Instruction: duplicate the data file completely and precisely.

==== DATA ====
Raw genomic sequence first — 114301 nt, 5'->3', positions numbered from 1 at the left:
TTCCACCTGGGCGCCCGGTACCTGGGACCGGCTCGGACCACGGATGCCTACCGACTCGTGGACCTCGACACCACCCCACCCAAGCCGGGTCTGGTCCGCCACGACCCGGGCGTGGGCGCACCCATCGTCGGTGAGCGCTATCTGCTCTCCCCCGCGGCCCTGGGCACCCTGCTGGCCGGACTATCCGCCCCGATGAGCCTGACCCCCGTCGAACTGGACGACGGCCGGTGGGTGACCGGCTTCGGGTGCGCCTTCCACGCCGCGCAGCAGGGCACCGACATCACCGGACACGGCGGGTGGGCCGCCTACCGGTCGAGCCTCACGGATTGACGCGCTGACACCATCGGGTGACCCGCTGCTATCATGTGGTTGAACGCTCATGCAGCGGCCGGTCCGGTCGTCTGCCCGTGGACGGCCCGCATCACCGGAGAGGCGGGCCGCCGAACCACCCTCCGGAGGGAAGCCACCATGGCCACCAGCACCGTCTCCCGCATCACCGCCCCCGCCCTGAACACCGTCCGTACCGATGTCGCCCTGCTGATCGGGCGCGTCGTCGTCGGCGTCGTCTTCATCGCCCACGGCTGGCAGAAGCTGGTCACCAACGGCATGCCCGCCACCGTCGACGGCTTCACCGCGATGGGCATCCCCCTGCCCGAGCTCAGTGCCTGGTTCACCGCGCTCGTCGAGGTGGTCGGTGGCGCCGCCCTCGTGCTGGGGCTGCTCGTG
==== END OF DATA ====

Raw genomic sequence first — 114301 nt, 5'->3', positions numbered from 1 at the left:
TTCCACCTGGGCGCCCGGTACCTGGGACCGGCTCGGACCACGGATGCCTACCGACTCGTGGACCTCGACACCACCCCACCCAAGCCGGGTCTGGTCCGCCACGACCCGGGCGTGGGCGCACCCATCGTCGGTGAGCGCTATCTGCTCTCCCCCGCGGCCCTGGGCACCCTGCTGGCCGGACTATCCGCCCCGATGAGCCTGACCCCCGTCGAACTGGACGACGGCCGGTGGGTGACCGGCTTCGGGTGCGCCTTCCACGCCGCGCAGCAGGGCACCGACATCACCGGACACGGCGGGTGGGCCGCCTACCGGTCGAGCCTCACGGATTGACGCGCTGACACCATCGGGTGACCCGCTGCTATCATGTGGTTGAACGCTCATGCAGCGGCCGGTCCGGTCGTCTGCCCGTGGACGGCCCGCATCACCGGAGAGGCGGGCCGCCGAACCACCCTCCGGAGGGAAGCCACCATGGCCACCAGCACCGTCTCCCGCATCACCGCCCCCGCCCTGAACACCGTCCGTACCGATGTCGCCCTGCTGATCGGGCGCGTCGTCGTCGGCGTCGTCTTCATCGCCCACGGCTGGCAGAAGCTGGTCACCAACGGCATGCCCGCCACCGTCGACGGCTTCACCGCGATGGGCATCCCCCTGCCCGAGCTCAGTGCCTGGTTCACCGCGCTCGTCGAGGTGGTCGGTGGCGCCGCCCTCGTGCTGGGGCTGCTCGTG